No true reader who has read as much as a single story by Raphael Aloysius Lafferty needs to be told that he is our most original writer. … Just about everything Lafferty writes is fun, is witty, is entertaining and playful. But it is not easy, for it is a mingling of allegory with myth, and of both with something more ... In fact, he may not be just ours, but the most original writer in the history of literature.
About R. A. Lafferty
• Gene Wolfe, in the introduction to Episodes of the Argo (1990), later published in Castle of Days (1995)
• Source: Wikiquote: "R. A. Lafferty" (Quotations about Lafferty: Alphabetically by author or source)
Robert Lynn revelled in the forums, which he called the University of Life. They certainly had their moments. I remember one exemplary SPGB graduate speaking mounting the platform, drawing a ten-shilling note from his pocket and holding it dangling from his thumb and forefinger for a quarter of an hour or so while delivering a devastatingly witty attack on money. The audience of thirty or so were spellbound. There was not a single heckler, until he set fire to it.
..Auspex was the cleverest imaginable man for jokes and chit-chat, for despising all mankind, gratifying his friends, and making reprisals upon his enemy. Many bitter and witty epigrams of his spoken to various people are reported, and many to Severus himself. Here is one of the latter. When the emperor was enrolled in the family of Marcus, Auspex said: "I congratulate you, Caesar, upon having found a father." This implied that up to this time his obscure origin had made him as good as fatherless.
The witty Dean Swift once wrote: "So Nat'ralists observe, a Flea "Hath smaller Fleas that on him prey. "And these have smaller Fleas to bite 'em, "And so proceed ad infimitum. An ox might worry about a flea of ordinary size—a small creature of the first order of smallness. But he would probably not trouble himself about a flea's flea, being of the second order of smallness, it would be negligible. Even a gross of fleas' fleas would not be of much account to the ox.
In the high carrels of theoretical physics, where intelligence is taken for granted, Witten is regarded as preternaturally, almost forbiddingly, smart. ...he wears the habitual small smile of the theoretician for whom sustained mathematical thinking has something like the emotional qualities that mystics associate with meditation. He speaks in a soft, high-pitched voice, floating short, precise sentences punctuated by witty little silences—the speech pattern of a man who has learned that he thinks too fast to otherwise be understood. Though he is the son of a theoretical physicist, he came to science in a roundabout fashion.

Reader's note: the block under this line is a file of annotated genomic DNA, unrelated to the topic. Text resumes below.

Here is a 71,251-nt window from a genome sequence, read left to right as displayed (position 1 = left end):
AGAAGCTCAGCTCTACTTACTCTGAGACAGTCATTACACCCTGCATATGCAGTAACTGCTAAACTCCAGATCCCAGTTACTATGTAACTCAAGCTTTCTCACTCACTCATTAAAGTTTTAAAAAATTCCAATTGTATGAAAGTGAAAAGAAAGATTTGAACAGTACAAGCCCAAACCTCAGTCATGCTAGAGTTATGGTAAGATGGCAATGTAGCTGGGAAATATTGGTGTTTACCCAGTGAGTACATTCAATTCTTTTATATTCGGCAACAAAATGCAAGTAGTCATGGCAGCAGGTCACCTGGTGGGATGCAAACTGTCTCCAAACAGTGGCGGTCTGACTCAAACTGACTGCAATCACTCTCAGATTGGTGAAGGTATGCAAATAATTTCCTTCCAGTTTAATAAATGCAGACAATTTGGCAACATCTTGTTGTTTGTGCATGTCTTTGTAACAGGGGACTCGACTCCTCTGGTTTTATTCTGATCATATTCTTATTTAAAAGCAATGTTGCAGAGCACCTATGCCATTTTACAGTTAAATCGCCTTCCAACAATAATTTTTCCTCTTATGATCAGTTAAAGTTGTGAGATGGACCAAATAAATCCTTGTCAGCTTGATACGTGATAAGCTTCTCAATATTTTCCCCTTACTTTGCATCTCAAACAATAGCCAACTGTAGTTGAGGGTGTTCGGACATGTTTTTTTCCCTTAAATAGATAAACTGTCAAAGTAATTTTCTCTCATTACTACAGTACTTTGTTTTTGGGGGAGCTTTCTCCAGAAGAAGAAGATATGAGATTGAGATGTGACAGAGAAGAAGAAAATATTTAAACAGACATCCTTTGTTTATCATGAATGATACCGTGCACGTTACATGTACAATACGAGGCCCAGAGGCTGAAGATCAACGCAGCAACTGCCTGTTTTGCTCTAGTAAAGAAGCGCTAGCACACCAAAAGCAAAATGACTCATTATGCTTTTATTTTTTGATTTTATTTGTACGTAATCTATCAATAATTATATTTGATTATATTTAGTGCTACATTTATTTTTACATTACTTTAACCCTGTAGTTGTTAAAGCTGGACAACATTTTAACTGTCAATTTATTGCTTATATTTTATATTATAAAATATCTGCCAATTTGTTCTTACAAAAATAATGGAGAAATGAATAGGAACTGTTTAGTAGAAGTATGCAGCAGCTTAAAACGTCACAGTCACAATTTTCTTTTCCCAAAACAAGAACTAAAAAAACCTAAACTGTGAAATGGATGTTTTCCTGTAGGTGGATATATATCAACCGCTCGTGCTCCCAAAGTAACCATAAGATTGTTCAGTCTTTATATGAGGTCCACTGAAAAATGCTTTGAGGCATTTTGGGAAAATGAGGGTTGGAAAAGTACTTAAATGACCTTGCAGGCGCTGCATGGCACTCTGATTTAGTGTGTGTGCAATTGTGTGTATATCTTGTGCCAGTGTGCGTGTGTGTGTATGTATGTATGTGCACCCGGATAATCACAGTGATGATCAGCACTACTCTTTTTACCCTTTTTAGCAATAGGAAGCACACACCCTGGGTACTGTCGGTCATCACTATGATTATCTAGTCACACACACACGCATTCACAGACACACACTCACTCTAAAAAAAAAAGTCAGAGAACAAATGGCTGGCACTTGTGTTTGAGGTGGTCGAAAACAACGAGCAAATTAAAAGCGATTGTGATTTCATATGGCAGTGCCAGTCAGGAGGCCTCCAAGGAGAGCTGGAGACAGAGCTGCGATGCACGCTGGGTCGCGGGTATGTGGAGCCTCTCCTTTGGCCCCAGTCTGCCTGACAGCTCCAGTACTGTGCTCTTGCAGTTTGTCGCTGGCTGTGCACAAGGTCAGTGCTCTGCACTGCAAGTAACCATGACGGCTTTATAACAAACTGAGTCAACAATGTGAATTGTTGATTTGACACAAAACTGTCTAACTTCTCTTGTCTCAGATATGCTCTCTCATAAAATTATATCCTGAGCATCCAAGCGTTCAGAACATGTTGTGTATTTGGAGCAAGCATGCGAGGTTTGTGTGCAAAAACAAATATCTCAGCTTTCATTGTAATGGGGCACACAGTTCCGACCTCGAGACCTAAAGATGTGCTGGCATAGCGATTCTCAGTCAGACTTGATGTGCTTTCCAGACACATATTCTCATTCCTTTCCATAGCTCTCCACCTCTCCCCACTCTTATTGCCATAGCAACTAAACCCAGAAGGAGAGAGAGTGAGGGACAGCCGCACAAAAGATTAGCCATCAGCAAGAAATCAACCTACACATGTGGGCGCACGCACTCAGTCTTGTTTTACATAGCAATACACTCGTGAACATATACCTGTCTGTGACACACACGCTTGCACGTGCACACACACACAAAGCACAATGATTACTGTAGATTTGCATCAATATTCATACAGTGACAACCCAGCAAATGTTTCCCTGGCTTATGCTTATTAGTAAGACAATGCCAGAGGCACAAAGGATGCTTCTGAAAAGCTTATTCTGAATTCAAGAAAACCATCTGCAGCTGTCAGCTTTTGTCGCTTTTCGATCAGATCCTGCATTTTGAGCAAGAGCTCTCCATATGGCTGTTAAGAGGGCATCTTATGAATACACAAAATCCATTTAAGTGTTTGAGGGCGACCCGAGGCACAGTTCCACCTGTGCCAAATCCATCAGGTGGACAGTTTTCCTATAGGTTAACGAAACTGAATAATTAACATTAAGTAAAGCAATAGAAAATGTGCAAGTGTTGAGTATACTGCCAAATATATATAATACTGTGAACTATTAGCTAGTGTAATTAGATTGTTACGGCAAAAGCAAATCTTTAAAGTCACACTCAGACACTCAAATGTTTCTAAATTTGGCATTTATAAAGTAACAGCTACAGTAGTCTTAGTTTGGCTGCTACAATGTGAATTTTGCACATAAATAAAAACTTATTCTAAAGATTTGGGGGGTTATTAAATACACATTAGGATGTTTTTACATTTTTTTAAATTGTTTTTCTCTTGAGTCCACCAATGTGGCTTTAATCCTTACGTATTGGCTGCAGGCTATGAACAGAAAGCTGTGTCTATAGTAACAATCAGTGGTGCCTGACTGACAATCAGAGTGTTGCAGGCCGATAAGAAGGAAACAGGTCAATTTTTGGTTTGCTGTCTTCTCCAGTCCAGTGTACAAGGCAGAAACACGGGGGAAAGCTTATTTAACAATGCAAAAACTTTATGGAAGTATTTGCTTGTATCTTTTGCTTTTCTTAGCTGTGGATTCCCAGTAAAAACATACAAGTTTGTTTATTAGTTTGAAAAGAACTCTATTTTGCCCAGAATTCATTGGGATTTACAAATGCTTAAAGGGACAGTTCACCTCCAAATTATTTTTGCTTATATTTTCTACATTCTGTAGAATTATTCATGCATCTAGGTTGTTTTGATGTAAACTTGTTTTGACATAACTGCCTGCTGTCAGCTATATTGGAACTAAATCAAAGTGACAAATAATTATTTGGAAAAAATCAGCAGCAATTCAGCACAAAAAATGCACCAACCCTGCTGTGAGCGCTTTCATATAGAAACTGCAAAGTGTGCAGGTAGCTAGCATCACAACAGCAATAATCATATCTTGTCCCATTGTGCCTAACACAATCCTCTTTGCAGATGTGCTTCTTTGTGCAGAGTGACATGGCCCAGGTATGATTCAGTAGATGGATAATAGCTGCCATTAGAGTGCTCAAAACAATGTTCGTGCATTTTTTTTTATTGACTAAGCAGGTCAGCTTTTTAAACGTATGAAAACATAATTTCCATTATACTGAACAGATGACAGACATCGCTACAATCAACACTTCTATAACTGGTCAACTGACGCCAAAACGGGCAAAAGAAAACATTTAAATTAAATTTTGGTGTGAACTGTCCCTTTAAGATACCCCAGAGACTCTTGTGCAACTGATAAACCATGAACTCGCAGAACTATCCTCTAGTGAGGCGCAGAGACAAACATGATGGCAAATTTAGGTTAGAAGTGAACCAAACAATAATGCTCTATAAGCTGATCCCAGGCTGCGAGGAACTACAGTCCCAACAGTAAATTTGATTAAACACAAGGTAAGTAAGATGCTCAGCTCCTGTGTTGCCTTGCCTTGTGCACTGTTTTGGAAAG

Terry Eagleton is a deft, witty summarizer of other people's ideas. Applied Marxism is, oddly, his weakest point. He also goes limply soft on academic feminism, whose bourgeois prudery, moralism, and Protestant word-fetishism he does not see. Eagleton'e thought-provoking arguments against the [literary] canon are unfortunately vitiated by the fact that he seems to have little feeling for art. Is education to be gutted merely because Terry Eagleton wandered into a profession for which he discovered too late that he had minimal talent? Like Foucault, Eagleton continues to push into one new field after another, restlessly searching for success in something.
A Parisian thinks he has a knowledge of men and he knows only Frenchmen; his town is always full of foreigners, but he considers every foreigner as a strange phenomenon which has no equal in the universe. You must have a close acquaintance with the middle classes of that great city, you must have lived among them, before you can believe that people could be at once so witty and so stupid. The strangest thing about it is that probably every one of them has read a dozen times a description of the country whose inhabitants inspire him with such wonder.
In whatever he has written he has affected something which has been intended to strike his readers as uncommon and therefore grand. Because he has been bright and a man of genius, he has carried his object as regards the young. He has struck them with astonishment and aroused in their imagination ideas of a world more glorious, more rich, more witty, more enterprising, than their own. But the glory has been the glory of pasteboard, and the wealth has been a wealth of tinsel. The wit has been the wit of hairdressers, and the enterprise has been the enterprise of mountebanks.
I had written a beautiful piece for today. It was a rant about how much I despise Halloween. It was witty, well-written and a shining example of a writer at the top of his form. Then I tried to save it, and my computer crashed. So I guess you won't get to read it. Out of all the people in the world, I am the only one who had the opportunity to read my brilliant Halloween article, and now the text is already fading from my cruel, cruel short-term memory, the paragraphs lost in a whirling sea of data, never to be seen again. (31 October 2002)
The middle and lower orders of London can sincerely, though not perhaps safely, admire the health and grace of the English aristocracy. And this for the very simple reason that the aristocrats are, upon the whole, more healthy and graceful than the poor. But they cannot honestly admire the wit of the aristocrats. And this for the simple reason that the aristocrats are not more witty than the poor, but a very great deal less so. A man does not hear, as in the smart novels, these gems of verbal felicity dropped between diplomatists at dinner. Where he really does hear them is between two omnibus conductors in a block in Holborn.